Refrigeration

The invention of the refrigerator is the reason you can buy fresh fruits and vegetables in February in New England, at a time when no crops are growing outside. Food in a refrigerator cools or freezes because a refrigerator extracts heat from the cold food and rejects the heat into the warmer room. In the refrigerator, heat flows from cold to hot, in the direction opposite to that prescribed by the second law of thermodynamics! This is done through a reversed thermodynamic cycle. Read the text aloud
A refrigerator does not violate the laws of thermodynamics because it takes energy input to cause heat to flow from cold to hot. If you unplug your refrigerator, then the situation reverts to normal and heat flows from the warmer room to the colder refrigerator interior. In the reversed thermodynamic cycle work is done on the working fluid instead of by the fluid. Read the text aloud
PV diagrams for the operation of a refrigerator
When a fluid is compressed, its temperature increases even if no heat is exchanged. When a fluid is allowed to freely expand, its temperature decreases even if no heat is exchanged. This change in temperature is what allows refrigeration to work.
  1. Consider a reversed gas cycle that starts at 100ºC at point a. The gas is allowed to expand and cool during process a → b.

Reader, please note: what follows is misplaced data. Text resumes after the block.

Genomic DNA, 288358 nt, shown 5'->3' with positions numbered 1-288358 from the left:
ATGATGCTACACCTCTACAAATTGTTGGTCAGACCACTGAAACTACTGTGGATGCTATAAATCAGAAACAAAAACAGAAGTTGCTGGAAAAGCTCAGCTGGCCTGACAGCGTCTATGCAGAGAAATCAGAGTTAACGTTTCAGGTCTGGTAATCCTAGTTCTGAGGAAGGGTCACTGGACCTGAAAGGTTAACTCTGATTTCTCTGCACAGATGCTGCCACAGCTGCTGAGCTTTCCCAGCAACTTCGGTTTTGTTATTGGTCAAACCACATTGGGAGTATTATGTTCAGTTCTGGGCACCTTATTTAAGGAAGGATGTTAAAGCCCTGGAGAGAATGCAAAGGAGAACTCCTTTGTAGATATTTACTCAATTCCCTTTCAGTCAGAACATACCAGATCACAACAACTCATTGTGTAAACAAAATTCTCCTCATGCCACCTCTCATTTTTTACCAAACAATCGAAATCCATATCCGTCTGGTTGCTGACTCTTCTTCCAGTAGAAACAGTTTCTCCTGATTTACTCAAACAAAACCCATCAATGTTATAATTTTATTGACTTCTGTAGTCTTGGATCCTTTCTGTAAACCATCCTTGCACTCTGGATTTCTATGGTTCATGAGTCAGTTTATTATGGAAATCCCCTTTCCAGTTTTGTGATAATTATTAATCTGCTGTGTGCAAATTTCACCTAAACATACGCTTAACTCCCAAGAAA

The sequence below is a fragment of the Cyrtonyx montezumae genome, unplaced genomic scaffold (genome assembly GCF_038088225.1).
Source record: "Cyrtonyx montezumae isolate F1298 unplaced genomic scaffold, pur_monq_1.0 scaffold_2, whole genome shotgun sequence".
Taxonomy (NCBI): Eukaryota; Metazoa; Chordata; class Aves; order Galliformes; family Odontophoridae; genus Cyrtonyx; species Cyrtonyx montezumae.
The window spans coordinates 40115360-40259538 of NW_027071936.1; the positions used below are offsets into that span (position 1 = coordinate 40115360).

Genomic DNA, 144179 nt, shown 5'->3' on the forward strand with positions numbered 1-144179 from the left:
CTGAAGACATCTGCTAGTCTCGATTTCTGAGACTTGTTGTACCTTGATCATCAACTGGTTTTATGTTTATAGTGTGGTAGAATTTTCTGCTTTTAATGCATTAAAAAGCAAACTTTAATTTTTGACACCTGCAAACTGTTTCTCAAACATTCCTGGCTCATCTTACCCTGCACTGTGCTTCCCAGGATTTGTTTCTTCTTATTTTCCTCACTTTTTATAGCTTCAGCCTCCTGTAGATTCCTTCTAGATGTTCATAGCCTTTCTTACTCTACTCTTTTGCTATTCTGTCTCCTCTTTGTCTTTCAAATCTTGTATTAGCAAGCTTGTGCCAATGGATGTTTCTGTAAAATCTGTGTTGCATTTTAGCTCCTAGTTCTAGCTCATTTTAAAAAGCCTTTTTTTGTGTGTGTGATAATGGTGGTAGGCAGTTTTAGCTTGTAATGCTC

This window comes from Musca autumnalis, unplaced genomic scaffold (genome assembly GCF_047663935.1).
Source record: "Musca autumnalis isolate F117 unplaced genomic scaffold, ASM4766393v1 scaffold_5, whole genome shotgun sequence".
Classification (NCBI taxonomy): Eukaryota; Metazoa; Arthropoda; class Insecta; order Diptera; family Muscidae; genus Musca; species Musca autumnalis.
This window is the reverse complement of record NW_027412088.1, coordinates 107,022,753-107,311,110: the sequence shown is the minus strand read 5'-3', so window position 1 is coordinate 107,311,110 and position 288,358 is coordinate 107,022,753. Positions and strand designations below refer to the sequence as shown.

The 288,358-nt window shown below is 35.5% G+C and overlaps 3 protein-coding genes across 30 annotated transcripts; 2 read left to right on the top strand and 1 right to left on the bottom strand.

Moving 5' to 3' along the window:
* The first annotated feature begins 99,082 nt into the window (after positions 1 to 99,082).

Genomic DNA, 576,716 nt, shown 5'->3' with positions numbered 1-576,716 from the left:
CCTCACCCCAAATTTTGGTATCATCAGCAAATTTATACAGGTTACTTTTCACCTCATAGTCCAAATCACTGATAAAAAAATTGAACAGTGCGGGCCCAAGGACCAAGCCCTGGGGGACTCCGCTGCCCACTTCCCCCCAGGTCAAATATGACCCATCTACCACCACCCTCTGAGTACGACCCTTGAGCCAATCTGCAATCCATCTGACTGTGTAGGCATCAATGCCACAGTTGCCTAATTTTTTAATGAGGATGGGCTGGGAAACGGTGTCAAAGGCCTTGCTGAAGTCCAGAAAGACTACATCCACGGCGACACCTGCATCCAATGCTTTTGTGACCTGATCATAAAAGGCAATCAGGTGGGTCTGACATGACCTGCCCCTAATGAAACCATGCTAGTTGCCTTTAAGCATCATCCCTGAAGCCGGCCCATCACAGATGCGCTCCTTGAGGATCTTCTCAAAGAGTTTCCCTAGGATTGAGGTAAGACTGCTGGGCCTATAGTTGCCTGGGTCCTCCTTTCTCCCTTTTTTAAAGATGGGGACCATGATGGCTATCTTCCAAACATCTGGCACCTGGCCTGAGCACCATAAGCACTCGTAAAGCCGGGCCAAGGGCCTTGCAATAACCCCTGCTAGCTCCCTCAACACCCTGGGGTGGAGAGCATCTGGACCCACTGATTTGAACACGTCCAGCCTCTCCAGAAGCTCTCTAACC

2. During step b → c the 0ºC cold gas absorbs heat because it is colder than the inside of the refrigerator.
  3. During step c → d the gas is adiabatically compressed and its temperature is raised back to 100ºC.
  4. During step d → a the gas is now warmer than the room, so it rejects the heat it absorbed during step b → c into the room.
  5. The cycle is reversed, so the shaded area represents work done on the gas to move the heat from a colder temperature to a hotter temperature.
Read the text aloud
In this example we used a gas. Modern refrigerators, however, operate using a two-phase cycle. The working fluid is liquid during the high-pressure, hot part of the cycle during which heat is rejected to the ambient environment. The expansion that cools the fluid finishes at a low pressure so that the fluid becomes a gas. The cold gas may be −20ºC or lower, which is colder than inside the freezer and therefore able to absorb heat from chilled food. Read the text aloud

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